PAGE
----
Hyperammonemia not caused by liver failure

Kimberly A Chapman MD PhD (Dr. Chapman of Children's National Medical Center has no relevant financial relationships to disclose.)
Nicholas Ah Mew MD (Dr. Ah Mew of Children's National Medical Center has no relevant financial relationships to disclose.)
Brendan Lanpher MD (Dr. Lanpher of Mayo Clinic has no relevant financial relationships to disclose.)
Barry Wolf MD PhD, editor. (Dr. Wolf of Henry Ford Hospital has no relevant financial relationships to disclose.)
Originally released July 15, 1999; last updated January 31, 2017; expires January 31, 2020

Overview

The authors of this clinical article discuss causes of hyperammonemia unrelated to liver failure. They provide information on differential diagnosis and testing to promptly identify these disorders. A basic outline of treatment is provided to help prevent long-term neurologic complications.

Key points

 

• Not all hyperammonemia is caused by acquired liver disease. Consider vascular liver bypass, medications, and metabolic diseases, including urea cycle disorders, organic acidemias, transporter defects, and energy-deficient states.

 

• Drugs that mimic metabolic disease or situations that increase protein catabolism to a degree that overwhelms urea cycle enzymes can cause hyperammonemia.

 

• Identify, diagnose, and treat hyperammonemia quickly (hours, not days) because the duration of hyperammonemia is positively correlated with long-term neurologic complications.

Historical note and terminology

Hyperammonemia is defined as plasma ammonia concentrations greater than 110 μmol/L (186 mg/dL) in healthy neonates. Sick neonates can have plasma ammonia concentrations as high as 180 μmol/L (305 mg/dL) without having an underlying metabolic cause. After the neonatal period, hyperammonemia is considered as concentrations greater than 80 μmol/L (135 mg/dL) (Zschocke and Hoffmann 2004).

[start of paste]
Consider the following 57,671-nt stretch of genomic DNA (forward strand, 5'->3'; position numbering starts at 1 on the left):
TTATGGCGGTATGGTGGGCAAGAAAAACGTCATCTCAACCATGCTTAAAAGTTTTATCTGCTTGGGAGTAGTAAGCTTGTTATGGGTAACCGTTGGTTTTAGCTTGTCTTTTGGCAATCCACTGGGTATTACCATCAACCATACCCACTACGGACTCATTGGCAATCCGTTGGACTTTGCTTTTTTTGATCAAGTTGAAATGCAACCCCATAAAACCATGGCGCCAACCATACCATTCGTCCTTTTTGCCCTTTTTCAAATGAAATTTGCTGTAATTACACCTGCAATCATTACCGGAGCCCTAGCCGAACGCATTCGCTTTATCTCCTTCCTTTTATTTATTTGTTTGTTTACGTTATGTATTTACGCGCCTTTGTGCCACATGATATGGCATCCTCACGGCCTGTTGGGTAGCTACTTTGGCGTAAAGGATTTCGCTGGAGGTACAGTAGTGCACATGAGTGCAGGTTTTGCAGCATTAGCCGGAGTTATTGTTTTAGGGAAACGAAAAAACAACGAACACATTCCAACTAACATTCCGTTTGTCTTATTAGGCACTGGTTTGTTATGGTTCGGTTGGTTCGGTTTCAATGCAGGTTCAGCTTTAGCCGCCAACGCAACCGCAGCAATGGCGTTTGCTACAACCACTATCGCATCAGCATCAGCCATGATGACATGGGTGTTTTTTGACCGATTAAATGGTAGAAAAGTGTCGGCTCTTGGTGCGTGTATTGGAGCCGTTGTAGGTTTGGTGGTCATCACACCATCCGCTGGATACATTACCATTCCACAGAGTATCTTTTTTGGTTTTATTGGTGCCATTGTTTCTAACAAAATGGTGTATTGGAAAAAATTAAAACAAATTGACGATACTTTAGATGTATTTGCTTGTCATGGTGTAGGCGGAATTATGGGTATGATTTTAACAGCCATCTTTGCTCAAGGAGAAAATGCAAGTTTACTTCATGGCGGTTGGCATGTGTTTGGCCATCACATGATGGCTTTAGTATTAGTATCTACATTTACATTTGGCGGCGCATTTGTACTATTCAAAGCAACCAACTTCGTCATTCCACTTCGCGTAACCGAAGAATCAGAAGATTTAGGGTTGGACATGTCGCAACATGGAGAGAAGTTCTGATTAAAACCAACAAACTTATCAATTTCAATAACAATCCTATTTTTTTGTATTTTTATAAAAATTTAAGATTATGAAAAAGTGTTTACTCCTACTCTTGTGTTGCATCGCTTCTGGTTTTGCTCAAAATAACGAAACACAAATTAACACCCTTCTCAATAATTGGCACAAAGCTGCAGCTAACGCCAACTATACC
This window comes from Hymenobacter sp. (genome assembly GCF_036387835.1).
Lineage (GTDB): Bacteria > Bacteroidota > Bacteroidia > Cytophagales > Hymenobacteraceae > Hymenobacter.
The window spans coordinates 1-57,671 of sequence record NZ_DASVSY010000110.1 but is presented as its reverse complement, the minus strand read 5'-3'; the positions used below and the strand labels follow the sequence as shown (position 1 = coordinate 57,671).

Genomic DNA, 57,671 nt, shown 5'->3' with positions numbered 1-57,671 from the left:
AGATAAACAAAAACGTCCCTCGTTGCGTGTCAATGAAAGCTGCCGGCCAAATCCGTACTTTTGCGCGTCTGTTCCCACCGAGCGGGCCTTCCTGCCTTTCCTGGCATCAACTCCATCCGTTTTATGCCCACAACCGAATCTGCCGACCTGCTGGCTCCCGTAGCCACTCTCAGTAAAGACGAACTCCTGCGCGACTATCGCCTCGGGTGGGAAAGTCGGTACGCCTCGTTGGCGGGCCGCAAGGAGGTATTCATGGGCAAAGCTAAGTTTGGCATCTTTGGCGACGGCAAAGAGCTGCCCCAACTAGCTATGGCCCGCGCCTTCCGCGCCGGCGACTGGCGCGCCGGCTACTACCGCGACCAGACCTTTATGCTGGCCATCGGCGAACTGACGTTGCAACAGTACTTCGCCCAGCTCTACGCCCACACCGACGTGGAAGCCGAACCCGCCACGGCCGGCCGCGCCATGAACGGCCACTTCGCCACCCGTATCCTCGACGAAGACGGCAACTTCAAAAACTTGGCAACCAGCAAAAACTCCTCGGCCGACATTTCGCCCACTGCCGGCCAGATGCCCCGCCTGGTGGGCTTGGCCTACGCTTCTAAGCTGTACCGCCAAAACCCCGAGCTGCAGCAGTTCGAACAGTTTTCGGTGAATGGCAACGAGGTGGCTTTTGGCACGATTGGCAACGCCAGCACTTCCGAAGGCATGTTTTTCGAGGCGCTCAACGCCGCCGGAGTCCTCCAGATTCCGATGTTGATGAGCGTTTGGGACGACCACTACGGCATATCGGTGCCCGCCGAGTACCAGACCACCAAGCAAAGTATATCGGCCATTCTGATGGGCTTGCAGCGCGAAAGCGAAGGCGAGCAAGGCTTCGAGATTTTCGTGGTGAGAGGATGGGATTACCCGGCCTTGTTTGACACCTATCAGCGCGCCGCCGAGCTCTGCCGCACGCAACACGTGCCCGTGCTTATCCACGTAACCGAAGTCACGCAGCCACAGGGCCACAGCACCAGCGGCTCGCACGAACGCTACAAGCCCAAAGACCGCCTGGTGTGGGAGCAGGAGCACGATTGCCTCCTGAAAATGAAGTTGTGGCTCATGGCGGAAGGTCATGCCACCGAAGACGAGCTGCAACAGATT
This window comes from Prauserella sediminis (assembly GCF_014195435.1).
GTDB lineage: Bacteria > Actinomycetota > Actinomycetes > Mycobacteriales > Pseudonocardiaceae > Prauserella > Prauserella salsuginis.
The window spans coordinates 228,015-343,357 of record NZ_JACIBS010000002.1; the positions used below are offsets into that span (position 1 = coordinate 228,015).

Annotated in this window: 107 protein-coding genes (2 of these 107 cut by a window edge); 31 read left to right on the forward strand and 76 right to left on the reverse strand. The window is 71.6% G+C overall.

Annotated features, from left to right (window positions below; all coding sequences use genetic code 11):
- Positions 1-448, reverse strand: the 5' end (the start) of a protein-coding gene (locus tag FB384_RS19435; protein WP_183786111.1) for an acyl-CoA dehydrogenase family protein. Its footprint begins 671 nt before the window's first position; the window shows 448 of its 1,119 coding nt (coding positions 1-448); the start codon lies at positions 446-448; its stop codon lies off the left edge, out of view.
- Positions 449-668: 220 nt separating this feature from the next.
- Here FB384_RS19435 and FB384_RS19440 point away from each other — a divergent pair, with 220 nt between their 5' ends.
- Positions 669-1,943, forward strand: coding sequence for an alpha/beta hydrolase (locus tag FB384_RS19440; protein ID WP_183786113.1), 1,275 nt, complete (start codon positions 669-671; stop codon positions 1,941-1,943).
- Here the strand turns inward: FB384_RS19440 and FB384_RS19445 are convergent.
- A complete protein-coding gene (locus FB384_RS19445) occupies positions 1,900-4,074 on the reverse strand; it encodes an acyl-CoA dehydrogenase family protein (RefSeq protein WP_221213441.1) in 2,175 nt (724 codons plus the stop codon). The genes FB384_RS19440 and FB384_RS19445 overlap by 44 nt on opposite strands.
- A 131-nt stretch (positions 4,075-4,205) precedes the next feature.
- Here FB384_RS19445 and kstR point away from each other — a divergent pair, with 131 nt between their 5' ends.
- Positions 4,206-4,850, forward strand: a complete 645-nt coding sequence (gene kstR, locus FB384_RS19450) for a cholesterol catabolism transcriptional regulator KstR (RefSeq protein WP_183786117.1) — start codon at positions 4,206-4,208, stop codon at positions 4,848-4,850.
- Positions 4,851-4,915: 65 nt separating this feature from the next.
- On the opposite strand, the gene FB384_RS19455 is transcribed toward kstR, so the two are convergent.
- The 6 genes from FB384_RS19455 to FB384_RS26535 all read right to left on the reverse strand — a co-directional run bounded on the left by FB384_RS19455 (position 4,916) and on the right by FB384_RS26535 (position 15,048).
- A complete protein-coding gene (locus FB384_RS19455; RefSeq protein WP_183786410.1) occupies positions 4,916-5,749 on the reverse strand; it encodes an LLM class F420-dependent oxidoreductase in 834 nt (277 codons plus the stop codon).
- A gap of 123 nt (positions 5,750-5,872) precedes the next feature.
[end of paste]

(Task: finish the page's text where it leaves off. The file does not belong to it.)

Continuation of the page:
In 1963, Russell and colleagues described a child with hyperammonemia unrelated to liver failure caused by a defect in the biosynthesis of urea (Russell et al 1962). By 1965, Wilmanns published a review of a new class of inborn errors called “urea cycle disorders,” which caused hyperammonemia that was not related to liver failure (Wilmanns 1965). Other inherited disorders of metabolism were identified that increased plasma ammonia concentrations, including defects in all the enzymes of the urea cycle and specific organic acidemias (eg, propionic acidemia and methylmalonic acidemia). Abnormal mitochondrial transport of precursors was also identified as a cause of hyperammonemia. In the early 1980s, some causes of Reye syndrome, in which hyperammonemia is a characteristic finding, were identified as being due to fatty acid oxidation defects, mitochondrial disease (often with concurrent liver failure), and carnitine transporter defects.

Metabolic diseases that cause hyperammonemia can be categorized into those that involve nitrogen metabolism and excretion (predominately urea cycle defects) and those with metabolites or toxins that inhibit urea cycle function or prevent adequate energy for its normal function (eg, organic acidemias, mitochondrial disorders, and fatty acid oxidation defects) (Batshaw 1984; Bachmann 2003; Braissant 2010). Other conditions that can cause hyperammonemia include those that prevent delivery of nitrogen to the liver (eg, portosystemic bypasses and patent ductus venosus), or those that cause increased ammonia production by stimulating protein catabolism (eg, crush injuries, tumor lysis syndrome, lung transplantation, and status epilepticus).

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